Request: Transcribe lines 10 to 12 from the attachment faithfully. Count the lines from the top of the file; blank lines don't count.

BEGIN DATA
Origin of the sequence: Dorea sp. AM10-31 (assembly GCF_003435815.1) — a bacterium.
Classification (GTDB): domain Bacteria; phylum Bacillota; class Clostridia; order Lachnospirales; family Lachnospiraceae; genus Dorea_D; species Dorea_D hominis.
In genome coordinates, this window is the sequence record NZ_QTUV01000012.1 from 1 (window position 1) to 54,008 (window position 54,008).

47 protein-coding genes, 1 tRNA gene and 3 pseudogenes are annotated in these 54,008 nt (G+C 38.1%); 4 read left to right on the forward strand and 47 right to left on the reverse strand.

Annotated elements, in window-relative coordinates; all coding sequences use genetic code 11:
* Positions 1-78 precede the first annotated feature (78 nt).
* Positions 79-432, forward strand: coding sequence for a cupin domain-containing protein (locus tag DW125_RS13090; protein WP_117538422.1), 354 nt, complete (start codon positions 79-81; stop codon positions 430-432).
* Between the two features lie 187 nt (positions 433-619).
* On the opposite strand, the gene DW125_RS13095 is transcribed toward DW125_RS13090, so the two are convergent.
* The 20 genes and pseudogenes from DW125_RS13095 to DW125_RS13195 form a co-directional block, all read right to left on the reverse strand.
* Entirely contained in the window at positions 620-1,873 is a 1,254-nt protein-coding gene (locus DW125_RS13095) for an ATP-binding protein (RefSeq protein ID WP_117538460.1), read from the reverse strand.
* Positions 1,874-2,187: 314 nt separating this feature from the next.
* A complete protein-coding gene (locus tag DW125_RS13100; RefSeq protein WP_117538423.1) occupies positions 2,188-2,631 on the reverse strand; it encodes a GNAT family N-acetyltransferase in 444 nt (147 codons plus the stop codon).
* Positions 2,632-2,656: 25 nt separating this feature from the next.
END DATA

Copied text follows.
* The 20 genes and pseudogenes from DW125_RS13095 to DW125_RS13195 form a co-directional block, all read right to left on the reverse strand.
* Entirely contained in the window at positions 620-1,873 is a 1,254-nt protein-coding gene (locus DW125_RS13095) for an ATP-binding protein (RefSeq protein ID WP_117538460.1), read from the reverse strand.
* Positions 1,874-2,187: 314 nt separating this feature from the next.